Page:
Every time I see a mainstream article about motherhood these days, I get angry. And it's not just the pieces about opting-out or not marrying career women -- I get just frustrated when I see interviews and articles touting this newfangled movement of mothers agitating for radical things like health care and preschools. First I kept thinking, "Don't they know women have been working on these issues for decades? Stupid national news reporters with their blinders on! Don't they know about the National Welfare Rights Organization and Johnnie Tillmon? Don't they know about Cheri Honkala and the Kensington Welfare Rights Union?"
But then I started hearing it from other places, feminist sources and authors, like in The Motherhood Manifesto by Joan Blades and Kristen Rowe-Finbeiner. Poor women's stories were used to support their points, but little to no mention was ever made of poor women's activism, a potent and inspiring movement that began in the 1970s and continues to organize and advocate today for the recognition of unpaid caregiving and society's responsibilities to families that struggle to stay healthy or secure. The connection between Blades' and Rowe-Finkbeiner's talking points and the stories I knew about poor women's activism seemed so clear to me, I was amazed that others didn't seem to be making the same connections.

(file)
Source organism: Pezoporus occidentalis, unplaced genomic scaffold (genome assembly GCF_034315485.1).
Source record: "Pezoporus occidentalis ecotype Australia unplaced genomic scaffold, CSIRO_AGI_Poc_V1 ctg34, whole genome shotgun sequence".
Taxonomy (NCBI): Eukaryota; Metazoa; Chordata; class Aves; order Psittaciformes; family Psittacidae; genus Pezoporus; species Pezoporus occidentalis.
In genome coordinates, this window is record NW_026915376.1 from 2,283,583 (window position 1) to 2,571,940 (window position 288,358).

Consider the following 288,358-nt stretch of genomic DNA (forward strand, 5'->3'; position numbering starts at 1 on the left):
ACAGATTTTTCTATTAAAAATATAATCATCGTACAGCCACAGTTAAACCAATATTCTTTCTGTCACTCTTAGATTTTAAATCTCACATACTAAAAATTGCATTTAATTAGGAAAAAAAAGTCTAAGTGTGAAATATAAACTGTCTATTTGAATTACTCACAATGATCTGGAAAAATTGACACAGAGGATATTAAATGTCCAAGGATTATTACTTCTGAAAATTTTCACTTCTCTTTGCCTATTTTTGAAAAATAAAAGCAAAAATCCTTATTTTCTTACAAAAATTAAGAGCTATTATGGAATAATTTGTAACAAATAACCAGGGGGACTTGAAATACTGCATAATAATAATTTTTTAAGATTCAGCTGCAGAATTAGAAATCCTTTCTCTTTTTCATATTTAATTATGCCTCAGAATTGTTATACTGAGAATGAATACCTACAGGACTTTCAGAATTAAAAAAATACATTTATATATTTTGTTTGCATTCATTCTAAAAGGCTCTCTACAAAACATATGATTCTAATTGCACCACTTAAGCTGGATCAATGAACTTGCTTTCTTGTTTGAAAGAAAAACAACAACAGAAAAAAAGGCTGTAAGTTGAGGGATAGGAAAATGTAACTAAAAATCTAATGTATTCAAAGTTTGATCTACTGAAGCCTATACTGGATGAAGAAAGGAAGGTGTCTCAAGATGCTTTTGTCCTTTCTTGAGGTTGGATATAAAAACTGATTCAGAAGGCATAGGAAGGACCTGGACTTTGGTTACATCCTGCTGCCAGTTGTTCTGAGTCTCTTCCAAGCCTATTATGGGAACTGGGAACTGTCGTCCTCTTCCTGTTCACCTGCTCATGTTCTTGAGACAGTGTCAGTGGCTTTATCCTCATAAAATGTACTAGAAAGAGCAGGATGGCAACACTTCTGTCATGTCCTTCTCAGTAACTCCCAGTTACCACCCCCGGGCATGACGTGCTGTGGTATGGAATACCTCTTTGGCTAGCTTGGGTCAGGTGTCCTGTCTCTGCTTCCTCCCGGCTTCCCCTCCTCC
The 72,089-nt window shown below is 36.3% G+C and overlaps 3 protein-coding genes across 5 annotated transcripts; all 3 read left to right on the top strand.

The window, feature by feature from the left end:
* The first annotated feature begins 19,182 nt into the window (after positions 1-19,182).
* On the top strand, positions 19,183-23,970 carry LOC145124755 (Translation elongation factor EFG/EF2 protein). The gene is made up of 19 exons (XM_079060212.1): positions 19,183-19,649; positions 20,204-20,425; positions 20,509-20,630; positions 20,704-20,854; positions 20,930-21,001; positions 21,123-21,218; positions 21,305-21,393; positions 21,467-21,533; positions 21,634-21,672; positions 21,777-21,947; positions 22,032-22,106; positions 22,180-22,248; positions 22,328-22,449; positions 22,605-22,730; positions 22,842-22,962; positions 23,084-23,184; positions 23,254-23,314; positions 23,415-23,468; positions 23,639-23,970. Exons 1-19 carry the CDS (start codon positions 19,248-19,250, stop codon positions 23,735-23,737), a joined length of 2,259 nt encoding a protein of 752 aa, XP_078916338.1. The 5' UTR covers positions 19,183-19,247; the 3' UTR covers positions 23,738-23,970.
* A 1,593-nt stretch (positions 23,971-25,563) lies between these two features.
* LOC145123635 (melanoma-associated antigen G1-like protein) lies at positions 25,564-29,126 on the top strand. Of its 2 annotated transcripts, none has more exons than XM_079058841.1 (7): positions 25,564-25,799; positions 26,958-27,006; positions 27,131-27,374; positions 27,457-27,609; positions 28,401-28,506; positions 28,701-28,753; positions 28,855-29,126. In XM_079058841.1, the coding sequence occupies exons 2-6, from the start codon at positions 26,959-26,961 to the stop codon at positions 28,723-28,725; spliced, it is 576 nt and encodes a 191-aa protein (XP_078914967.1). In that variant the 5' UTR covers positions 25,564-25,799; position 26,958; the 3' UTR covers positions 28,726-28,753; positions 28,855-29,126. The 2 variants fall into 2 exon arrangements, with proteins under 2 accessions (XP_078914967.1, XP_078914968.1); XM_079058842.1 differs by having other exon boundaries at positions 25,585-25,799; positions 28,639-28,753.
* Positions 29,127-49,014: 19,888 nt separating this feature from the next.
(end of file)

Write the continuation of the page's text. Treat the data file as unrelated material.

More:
The sad fact is that poor women and women in marginalized communities have been rising up, writing manifestoes, and taking action for decades, but their work has always been obscured or framed so that middle- and upper-class women see their battles as separate from "people like us." Academics like Nancy A. Naples and Anneliese Orleck have been documenting these movements for years, but the mainstream media prefers to cover the "mommy wars," and so these incredible stories of bravery and triumph never make it to those who need to hear them.
A strong mothers' movement can only succeed if we recognize that poor women have been working on these issues for decades, focus on building an inclusive movement that honors the work these women have done and learn the lessons their history has to tell us about activism, motherhood and public policy. We need a bridge between the national framework that seems to be developing and the localized groups across the country that have been in the trenches for decades already.
Welfare is a Women's Issue:
Johnnie Tillmon and welfare rights